90 Points - "The 2011 Muga Rose is a blend of around 60% Garnacha, 30% Viura and 10% “other” varieties and Jorge Muga was at pains to point out that the vines are specifically cultivated for the rose and not the bi-product of another red. It has a delightful light rose petal and orange blossom bouquet that has great definition and subtlety. The palate is fresh and very well-balanced with crisp citrus fruit inflected with apricot, rosewater and white peach. This is one of the finest Rioja rose wines you will find. Drink now." -Robert Parker's Wine Advocate
COMPOSITION: 60% Garnacha, 30% Viura and 10% Tempranillo
90 Points - "Very pale pink. Spicy orange, strawberry and floral aromas show very good clarity and energy. Tangy, sappy red fruit flavors are enlivened by dusty minerality and a hint of white pepper. Finishes with very good cut and length, leaving orange zest and floral notes behind." -Stephen Tanzer's International Wine Cellar.
90 Points - [Refers to 2010 vintage] - "Light, bright pink. High-pitched aromas of redcurrant and strawberry, with complicating notes of blood orange and white pepper. Dry and racy, offering lively red fruit and citrus flavors that show very good depth and intensity. Finishes bright and nervy, with lingering spiciness and an echo of blood orange. I could drink this all day."
ABOUT THE PRODUCER:
Bodegas Muga has made the Rioja rosado since Isaac Muga founded the winery in 1932.
"Originally, Bodegas Muga was so small there was not enough room to age the wines," says winemaker Jorge Muga. "My grandfather's main business was rosés and young reds." Today, Muga has more space and makes gran reserva reds, but he refuses to treat his rosado as a second-class wine.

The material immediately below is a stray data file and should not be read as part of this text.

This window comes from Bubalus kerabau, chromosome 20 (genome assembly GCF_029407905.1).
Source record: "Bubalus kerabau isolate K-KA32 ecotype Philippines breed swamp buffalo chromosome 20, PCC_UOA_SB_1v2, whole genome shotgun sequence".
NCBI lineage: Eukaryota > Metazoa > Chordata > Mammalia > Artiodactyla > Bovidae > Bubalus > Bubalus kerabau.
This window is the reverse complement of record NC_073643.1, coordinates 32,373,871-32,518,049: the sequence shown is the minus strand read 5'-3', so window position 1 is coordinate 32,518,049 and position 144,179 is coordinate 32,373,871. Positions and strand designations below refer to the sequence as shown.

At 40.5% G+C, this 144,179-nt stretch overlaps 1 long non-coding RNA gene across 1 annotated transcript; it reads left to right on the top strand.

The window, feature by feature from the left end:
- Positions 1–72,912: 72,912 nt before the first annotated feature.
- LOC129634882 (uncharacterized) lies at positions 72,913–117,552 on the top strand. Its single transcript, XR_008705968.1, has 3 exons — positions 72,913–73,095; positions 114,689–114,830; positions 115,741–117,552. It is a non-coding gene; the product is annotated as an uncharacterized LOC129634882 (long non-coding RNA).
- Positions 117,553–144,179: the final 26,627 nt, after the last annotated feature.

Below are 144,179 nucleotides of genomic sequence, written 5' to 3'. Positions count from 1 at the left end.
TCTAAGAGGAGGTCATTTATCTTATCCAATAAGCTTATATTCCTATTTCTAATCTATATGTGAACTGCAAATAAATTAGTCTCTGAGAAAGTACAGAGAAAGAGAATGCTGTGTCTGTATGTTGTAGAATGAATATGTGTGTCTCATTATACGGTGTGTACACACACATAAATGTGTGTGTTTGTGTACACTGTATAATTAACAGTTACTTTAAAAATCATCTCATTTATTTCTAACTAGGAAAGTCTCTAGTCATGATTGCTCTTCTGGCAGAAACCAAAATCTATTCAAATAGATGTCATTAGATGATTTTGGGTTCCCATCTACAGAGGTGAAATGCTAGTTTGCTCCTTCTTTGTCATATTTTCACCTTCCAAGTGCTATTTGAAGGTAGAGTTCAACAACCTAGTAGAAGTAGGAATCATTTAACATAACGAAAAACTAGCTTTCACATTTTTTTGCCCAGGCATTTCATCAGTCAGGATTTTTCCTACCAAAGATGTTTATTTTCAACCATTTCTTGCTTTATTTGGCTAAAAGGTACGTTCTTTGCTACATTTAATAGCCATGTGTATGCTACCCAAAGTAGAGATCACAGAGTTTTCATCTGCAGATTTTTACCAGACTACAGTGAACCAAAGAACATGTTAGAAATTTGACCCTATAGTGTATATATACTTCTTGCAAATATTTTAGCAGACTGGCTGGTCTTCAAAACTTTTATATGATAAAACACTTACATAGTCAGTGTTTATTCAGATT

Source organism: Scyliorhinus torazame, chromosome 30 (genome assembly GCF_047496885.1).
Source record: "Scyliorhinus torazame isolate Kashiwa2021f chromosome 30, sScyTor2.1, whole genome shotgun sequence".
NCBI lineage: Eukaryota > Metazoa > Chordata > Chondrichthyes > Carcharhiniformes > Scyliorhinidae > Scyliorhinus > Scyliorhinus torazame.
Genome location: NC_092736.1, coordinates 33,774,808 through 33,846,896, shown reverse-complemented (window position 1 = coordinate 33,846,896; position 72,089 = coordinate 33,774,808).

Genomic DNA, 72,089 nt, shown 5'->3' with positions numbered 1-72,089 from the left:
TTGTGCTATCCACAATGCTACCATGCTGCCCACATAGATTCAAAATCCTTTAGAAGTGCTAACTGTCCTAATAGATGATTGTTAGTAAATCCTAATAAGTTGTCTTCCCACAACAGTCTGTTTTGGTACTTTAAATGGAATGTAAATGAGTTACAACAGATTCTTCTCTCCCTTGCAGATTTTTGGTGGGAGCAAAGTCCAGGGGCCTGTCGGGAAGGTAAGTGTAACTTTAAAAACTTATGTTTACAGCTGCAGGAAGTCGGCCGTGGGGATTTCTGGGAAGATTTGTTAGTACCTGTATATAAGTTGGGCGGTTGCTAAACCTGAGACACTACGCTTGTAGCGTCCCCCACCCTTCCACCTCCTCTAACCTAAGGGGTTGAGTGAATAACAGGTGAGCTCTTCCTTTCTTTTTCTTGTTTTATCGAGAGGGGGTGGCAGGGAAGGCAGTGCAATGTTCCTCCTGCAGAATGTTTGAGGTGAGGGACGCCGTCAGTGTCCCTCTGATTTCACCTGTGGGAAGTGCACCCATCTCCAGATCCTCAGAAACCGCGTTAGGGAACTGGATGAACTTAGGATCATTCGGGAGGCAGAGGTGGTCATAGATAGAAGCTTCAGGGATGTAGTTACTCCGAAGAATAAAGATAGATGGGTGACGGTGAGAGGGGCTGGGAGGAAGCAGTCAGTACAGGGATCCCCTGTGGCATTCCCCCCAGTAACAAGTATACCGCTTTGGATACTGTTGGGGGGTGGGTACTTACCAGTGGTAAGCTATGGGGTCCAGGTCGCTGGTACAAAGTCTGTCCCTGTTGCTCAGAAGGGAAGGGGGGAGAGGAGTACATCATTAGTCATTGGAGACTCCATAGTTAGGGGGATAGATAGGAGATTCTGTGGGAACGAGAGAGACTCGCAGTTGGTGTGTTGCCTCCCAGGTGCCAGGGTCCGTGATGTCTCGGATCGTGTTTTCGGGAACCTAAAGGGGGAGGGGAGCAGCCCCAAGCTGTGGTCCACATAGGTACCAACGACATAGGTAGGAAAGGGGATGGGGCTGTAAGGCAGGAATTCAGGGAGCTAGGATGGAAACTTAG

"Traditionally, rosé [in Rioja] was made with lower quality grapes—that's why it had a very bad reputation in Spain," he explains. "The reason for our success in rosé is that we never thought of this wine as 'Plan B,' but as a wine with its own personality."
Muga's grapes come from terraced vineyards on the foothills of the Obarenes mountains, in Rioja Alta. He uses a mix of grape varieties, both red and white, for his rosado. It's usually two-thirds Garnacha, with some Viura, and then small amounts of varying grapes such as Tempranillo or Malvasia or Mazuelo, depending on the vintage. The grapes are picked by hand and pressed after a short soak; Muga believes the Garnacha must be handled very gently. The juice ferments in small oak tanks.
In the past decade, the winery has doubled the amount of rosado it produces. The category now accounts for about 10 percent of Bodegas Muga's wine, with about a quarter of the rosado production going to North America.